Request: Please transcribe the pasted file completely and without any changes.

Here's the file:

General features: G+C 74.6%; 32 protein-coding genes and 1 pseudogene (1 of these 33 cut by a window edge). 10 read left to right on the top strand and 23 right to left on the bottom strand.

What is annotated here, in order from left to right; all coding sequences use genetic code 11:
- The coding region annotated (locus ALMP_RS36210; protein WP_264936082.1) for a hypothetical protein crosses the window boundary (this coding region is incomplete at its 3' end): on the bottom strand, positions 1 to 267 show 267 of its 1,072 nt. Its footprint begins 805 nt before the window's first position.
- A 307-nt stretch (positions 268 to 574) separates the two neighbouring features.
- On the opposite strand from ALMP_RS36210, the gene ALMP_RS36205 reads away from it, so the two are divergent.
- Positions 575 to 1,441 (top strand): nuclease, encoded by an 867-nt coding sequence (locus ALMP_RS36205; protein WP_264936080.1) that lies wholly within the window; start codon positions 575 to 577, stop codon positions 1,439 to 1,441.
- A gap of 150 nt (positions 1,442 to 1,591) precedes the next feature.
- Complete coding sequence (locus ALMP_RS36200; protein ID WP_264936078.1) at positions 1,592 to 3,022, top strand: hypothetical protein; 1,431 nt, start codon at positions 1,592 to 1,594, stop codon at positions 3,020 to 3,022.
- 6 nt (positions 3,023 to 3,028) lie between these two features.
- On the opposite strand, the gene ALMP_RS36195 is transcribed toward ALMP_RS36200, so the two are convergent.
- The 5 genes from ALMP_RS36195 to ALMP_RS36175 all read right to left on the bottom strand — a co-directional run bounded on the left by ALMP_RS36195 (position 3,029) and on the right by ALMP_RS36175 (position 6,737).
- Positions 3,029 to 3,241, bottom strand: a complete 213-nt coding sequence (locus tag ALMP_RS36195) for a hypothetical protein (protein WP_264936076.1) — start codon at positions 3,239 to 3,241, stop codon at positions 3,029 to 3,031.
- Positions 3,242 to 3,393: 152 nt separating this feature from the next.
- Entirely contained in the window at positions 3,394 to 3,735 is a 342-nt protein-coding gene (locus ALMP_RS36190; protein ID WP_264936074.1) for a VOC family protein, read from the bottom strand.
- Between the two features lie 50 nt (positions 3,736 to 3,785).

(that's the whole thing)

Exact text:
General features: G+C 74.6%; 32 protein-coding genes and 1 pseudogene (1 of these 33 cut by a window edge). 10 read left to right on the top strand and 23 right to left on the bottom strand.

What is annotated here, in order from left to right; all coding sequences use genetic code 11:
- The coding region annotated (locus ALMP_RS36210; protein WP_264936082.1) for a hypothetical protein crosses the window boundary (this coding region is incomplete at its 3' end): on the bottom strand, positions 1 to 267 show 267 of its 1,072 nt. Its footprint begins 805 nt before the window's first position.
- A 307-nt stretch (positions 268 to 574) separates the two neighbouring features.
- On the opposite strand from ALMP_RS36210, the gene ALMP_RS36205 reads away from it, so the two are divergent.
- Positions 575 to 1,441 (top strand): nuclease, encoded by an 867-nt coding sequence (locus ALMP_RS36205; protein WP_264936080.1) that lies wholly within the window; start codon positions 575 to 577, stop codon positions 1,439 to 1,441.
- A gap of 150 nt (positions 1,442 to 1,591) precedes the next feature.
- Complete coding sequence (locus ALMP_RS36200; protein ID WP_264936078.1) at positions 1,592 to 3,022, top strand: hypothetical protein; 1,431 nt, start codon at positions 1,592 to 1,594, stop codon at positions 3,020 to 3,022.
- 6 nt (positions 3,023 to 3,028) lie between these two features.
- On the opposite strand, the gene ALMP_RS36195 is transcribed toward ALMP_RS36200, so the two are convergent.
- The 5 genes from ALMP_RS36195 to ALMP_RS36175 all read right to left on the bottom strand — a co-directional run bounded on the left by ALMP_RS36195 (position 3,029) and on the right by ALMP_RS36175 (position 6,737).
- Positions 3,029 to 3,241, bottom strand: a complete 213-nt coding sequence (locus tag ALMP_RS36195) for a hypothetical protein (protein WP_264936076.1) — start codon at positions 3,239 to 3,241, stop codon at positions 3,029 to 3,031.
- Positions 3,242 to 3,393: 152 nt separating this feature from the next.
- Entirely contained in the window at positions 3,394 to 3,735 is a 342-nt protein-coding gene (locus ALMP_RS36190; protein ID WP_264936074.1) for a VOC family protein, read from the bottom strand.
- Between the two features lie 50 nt (positions 3,736 to 3,785).